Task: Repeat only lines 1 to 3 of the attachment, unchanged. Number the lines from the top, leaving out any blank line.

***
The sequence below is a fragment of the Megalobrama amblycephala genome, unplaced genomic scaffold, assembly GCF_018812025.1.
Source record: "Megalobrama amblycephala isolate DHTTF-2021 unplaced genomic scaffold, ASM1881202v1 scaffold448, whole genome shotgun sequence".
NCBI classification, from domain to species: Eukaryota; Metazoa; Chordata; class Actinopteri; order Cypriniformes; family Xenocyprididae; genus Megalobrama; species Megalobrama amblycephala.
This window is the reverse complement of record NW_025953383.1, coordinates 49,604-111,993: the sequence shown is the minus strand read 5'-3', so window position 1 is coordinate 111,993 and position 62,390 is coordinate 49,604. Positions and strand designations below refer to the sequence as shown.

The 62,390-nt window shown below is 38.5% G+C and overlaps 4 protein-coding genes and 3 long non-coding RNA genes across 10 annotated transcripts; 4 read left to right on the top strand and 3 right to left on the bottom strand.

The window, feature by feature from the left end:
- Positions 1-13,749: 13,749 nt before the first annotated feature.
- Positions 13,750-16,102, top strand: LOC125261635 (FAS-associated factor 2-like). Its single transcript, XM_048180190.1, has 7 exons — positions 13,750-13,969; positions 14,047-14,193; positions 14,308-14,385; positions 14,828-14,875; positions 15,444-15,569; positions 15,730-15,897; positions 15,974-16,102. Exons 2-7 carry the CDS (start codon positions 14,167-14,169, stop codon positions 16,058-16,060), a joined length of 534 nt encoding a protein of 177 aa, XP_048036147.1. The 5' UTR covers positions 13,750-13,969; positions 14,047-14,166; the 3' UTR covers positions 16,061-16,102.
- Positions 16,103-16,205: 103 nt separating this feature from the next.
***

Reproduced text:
The sequence below is a fragment of the Megalobrama amblycephala genome, unplaced genomic scaffold, assembly GCF_018812025.1.
Source record: "Megalobrama amblycephala isolate DHTTF-2021 unplaced genomic scaffold, ASM1881202v1 scaffold448, whole genome shotgun sequence".
NCBI classification, from domain to species: Eukaryota; Metazoa; Chordata; class Actinopteri; order Cypriniformes; family Xenocyprididae; genus Megalobrama; species Megalobrama amblycephala.